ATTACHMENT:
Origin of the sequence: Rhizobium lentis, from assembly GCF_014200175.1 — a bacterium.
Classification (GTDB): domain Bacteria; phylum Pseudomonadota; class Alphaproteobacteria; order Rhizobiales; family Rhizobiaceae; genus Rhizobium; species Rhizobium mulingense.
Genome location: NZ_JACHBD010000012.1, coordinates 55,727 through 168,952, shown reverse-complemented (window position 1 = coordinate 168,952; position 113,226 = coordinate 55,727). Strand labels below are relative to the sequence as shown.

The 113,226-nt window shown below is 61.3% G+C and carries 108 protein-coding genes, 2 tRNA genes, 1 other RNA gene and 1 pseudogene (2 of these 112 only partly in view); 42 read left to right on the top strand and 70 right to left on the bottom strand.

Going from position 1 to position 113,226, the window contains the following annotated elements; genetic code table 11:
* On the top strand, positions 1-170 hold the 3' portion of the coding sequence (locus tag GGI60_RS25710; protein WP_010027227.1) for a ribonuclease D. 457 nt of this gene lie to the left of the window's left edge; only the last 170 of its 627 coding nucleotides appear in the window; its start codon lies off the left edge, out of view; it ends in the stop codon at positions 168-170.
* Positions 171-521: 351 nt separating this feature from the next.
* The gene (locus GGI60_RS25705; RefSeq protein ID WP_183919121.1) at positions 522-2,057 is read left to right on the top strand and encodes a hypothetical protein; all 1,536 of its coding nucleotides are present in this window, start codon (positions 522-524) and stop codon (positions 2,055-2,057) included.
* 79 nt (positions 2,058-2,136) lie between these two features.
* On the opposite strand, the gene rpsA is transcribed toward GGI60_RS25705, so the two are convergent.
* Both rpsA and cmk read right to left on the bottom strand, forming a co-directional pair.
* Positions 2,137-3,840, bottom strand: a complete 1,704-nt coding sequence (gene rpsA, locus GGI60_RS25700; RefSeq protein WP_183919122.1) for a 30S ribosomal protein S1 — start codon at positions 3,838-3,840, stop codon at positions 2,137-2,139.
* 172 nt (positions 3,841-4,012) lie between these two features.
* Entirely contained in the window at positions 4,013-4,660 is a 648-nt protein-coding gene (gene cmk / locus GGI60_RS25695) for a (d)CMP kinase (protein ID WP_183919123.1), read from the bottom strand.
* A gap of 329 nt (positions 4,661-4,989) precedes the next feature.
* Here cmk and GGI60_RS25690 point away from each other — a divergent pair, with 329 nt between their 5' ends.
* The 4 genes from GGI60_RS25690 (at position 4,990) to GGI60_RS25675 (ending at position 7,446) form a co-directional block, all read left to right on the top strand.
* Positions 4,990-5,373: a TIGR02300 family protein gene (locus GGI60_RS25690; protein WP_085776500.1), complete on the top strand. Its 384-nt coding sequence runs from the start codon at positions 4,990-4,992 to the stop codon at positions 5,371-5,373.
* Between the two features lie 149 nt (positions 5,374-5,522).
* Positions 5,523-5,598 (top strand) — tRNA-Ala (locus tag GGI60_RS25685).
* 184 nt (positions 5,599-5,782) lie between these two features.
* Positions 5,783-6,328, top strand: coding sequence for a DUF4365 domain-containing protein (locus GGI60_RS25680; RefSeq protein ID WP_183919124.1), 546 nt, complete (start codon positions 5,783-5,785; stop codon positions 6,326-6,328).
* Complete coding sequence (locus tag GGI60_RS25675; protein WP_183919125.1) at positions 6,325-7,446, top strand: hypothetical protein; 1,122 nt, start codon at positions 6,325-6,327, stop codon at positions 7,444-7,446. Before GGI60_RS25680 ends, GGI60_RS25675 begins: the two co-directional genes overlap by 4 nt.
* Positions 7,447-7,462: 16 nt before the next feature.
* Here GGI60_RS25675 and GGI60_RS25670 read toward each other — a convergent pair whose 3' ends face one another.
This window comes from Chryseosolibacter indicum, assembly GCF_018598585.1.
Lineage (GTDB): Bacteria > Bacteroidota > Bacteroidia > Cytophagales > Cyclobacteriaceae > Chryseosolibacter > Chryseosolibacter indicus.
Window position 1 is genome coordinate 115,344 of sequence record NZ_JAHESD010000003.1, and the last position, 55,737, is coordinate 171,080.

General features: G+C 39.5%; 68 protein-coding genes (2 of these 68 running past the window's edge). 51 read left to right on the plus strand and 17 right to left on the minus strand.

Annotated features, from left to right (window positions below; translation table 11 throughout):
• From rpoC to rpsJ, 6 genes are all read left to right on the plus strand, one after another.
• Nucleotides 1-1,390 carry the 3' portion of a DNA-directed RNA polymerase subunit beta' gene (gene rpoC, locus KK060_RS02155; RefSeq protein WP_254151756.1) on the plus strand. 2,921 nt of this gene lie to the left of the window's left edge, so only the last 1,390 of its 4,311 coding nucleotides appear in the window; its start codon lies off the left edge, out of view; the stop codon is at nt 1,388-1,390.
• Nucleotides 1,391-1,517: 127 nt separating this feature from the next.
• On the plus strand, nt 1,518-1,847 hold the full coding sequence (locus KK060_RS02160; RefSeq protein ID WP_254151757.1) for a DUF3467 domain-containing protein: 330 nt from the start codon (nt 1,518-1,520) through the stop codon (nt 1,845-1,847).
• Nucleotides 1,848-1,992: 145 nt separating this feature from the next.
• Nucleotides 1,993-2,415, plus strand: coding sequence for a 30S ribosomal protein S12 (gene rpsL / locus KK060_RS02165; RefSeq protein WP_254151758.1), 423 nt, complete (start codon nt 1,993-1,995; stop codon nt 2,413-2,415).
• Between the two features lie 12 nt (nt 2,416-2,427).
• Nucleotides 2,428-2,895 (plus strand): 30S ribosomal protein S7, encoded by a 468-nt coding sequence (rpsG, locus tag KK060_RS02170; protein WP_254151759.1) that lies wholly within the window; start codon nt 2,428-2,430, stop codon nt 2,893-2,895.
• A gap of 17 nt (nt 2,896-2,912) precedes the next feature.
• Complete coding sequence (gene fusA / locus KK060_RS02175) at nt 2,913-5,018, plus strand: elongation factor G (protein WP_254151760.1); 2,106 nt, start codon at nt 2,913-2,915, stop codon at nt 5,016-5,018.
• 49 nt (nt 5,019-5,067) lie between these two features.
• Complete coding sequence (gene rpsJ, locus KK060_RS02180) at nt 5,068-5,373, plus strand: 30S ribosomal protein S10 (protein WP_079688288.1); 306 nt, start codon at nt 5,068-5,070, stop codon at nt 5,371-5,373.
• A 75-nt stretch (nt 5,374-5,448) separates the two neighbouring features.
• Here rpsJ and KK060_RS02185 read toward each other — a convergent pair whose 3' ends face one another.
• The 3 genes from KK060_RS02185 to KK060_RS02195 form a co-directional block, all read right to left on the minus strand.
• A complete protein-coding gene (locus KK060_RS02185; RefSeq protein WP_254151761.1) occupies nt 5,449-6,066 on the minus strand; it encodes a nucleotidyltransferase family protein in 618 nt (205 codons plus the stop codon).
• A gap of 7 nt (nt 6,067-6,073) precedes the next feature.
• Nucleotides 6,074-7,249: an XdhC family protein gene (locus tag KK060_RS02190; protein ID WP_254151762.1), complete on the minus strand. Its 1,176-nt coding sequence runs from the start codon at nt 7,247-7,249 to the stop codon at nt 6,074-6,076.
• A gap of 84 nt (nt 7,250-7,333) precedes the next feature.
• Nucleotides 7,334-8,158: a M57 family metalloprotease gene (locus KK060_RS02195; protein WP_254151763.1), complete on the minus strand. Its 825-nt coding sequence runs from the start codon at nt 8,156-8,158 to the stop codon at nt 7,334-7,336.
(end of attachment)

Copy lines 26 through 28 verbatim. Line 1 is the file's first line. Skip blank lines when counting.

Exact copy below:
This window comes from Chryseosolibacter indicum, assembly GCF_018598585.1.
Lineage (GTDB): Bacteria > Bacteroidota > Bacteroidia > Cytophagales > Cyclobacteriaceae > Chryseosolibacter > Chryseosolibacter indicus.
Window position 1 is genome coordinate 115,344 of sequence record NZ_JAHESD010000003.1, and the last position, 55,737, is coordinate 171,080.